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    Church's Chicken Unveils First-Ever Modular Restaurant

    The concept is expected to cut the overall cost of a new store by 20-30 percent.

    LAWRENCEVILLE, Ga. -- Church’s Chicken will unveil the brand’s latest store prototype to its network of franchisees today -- a modular restaurant concept that Church’s officials said will cut the overall cost of a new store by 20 percent to 30 percent.

    Large flat-bed rigs will haul, and massive cranes will put into place the structure, which is a 100-percent factory-built unit, which can be fully finished and ready for business in less than three days, according to the company. In honor of the event, Lawrenceville, Ga., Mayor Rex A. Millsaps will proclaim April 1, 2009, "Start Up a Franchise, Start Up the Economy" Day.

    "Modular technology makes the prospect of owning and operating a Church’s faster, easier and more affordable by cutting costs in development, insurance premiums and equipment," Church’s President and CEO Harsha V. Agadi said in a statement. "An added advantage to the modular unit is its instant marketability, which will have franchisees up and running faster without compromising value, quality or safety."

    Church’s franchisees will save on the cost of insurance premiums because of the modular building’s steel infrastructure, which added to the unit’s mobility, allows the restaurant to be depreciated like equipment, cutting a considerable amount of routine taxes and fees. Franchisees also save approximately 55 percent on all store equipment by utilizing re-manufactured items, according to Church’s.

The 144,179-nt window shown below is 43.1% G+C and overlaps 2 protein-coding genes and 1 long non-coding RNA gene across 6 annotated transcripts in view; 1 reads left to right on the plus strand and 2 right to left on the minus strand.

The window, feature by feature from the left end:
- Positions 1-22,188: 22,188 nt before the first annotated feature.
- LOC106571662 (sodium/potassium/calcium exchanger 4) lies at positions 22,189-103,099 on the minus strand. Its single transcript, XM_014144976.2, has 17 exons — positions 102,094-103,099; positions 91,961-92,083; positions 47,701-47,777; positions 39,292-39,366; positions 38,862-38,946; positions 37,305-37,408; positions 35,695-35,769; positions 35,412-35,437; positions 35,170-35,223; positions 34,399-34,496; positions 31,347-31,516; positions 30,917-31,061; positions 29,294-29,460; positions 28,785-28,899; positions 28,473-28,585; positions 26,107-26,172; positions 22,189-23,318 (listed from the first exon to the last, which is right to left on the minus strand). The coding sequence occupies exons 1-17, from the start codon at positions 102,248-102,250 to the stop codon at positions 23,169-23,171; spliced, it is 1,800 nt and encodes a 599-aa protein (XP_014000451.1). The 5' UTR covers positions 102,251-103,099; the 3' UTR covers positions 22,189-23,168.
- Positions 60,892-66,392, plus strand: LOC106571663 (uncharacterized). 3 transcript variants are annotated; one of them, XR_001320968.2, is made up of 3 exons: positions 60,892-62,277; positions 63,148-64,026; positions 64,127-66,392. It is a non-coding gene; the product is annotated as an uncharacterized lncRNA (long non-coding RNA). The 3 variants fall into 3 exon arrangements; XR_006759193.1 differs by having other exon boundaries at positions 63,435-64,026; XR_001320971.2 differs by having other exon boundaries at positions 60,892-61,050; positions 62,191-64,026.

Since the modular building is fully manufactured offsite, franchisees eliminate the risks associated with a general contractor, giving them more control over the development process by reducing the risk of the ‘x factors’ connected with the construction process, the company stated.

    In addition, the new modular unit takes another innovative leap forward with energy efficiency and intelligence. The Light Stat energy management system will cut the annual utility costs by more than 10 percent, the company reported.

    As of January 2009, the Church’s system consisted of more than 1,600 locations worldwide in 21 countries, with system sales approaching $1.2 billion. Church’s provides development options through conversions, food courts, convenience stores and inline formats. Church’s continues to expand franchising options by going mobile -- introducing new technologies like a 350-square-foot kiosk that can offer the brand’s full menu.

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